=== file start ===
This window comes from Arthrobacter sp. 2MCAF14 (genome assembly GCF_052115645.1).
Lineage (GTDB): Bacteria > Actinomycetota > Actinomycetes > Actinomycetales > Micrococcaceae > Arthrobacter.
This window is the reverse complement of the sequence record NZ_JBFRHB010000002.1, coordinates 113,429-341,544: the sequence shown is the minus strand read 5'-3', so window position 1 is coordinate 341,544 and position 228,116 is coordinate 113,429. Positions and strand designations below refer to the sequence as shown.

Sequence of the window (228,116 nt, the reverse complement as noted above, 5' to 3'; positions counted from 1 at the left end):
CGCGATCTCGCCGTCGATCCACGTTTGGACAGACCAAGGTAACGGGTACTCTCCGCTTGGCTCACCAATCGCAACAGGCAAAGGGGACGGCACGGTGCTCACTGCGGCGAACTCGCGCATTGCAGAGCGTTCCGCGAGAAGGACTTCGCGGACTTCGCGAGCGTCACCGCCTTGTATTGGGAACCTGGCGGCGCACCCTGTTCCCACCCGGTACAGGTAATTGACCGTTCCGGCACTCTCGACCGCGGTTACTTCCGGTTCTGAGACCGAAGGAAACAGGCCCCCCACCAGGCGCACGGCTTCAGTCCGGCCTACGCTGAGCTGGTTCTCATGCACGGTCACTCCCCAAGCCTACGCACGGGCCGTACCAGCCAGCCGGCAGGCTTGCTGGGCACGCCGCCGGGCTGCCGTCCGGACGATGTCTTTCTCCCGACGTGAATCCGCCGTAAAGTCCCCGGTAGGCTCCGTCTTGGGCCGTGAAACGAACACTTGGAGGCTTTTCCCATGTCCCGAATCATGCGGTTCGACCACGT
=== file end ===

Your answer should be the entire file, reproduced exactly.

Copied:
This window comes from Arthrobacter sp. 2MCAF14 (genome assembly GCF_052115645.1).
Lineage (GTDB): Bacteria > Actinomycetota > Actinomycetes > Actinomycetales > Micrococcaceae > Arthrobacter.
This window is the reverse complement of the sequence record NZ_JBFRHB010000002.1, coordinates 113,429-341,544: the sequence shown is the minus strand read 5'-3', so window position 1 is coordinate 341,544 and position 228,116 is coordinate 113,429. Positions and strand designations below refer to the sequence as shown.

Sequence of the window (228,116 nt, the reverse complement as noted above, 5' to 3'; positions counted from 1 at the left end):
CGCGATCTCGCCGTCGATCCACGTTTGGACAGACCAAGGTAACGGGTACTCTCCGCTTGGCTCACCAATCGCAACAGGCAAAGGGGACGGCACGGTGCTCACTGCGGCGAACTCGCGCATTGCAGAGCGTTCCGCGAGAAGGACTTCGCGGACTTCGCGAGCGTCACCGCCTTGTATTGGGAACCTGGCGGCGCACCCTGTTCCCACCCGGTACAGGTAATTGACCGTTCCGGCACTCTCGACCGCGGTTACTTCCGGTTCTGAGACCGAAGGAAACAGGCCCCCCACCAGGCGCACGGCTTCAGTCCGGCCTACGCTGAGCTGGTTCTCATGCACGGTCACTCCCCAAGCCTACGCACGGGCCGTACCAGCCAGCCGGCAGGCTTGCTGGGCACGCCGCCGGGCTGCCGTCCGGACGATGTCTTTCTCCCGACGTGAATCCGCCGTAAAGTCCCCGGTAGGCTCCGTCTTGGGCCGTGAAACGAACACTTGGAGGCTTTTCCCATGTCCCGAATCATGCGGTTCGACCACGT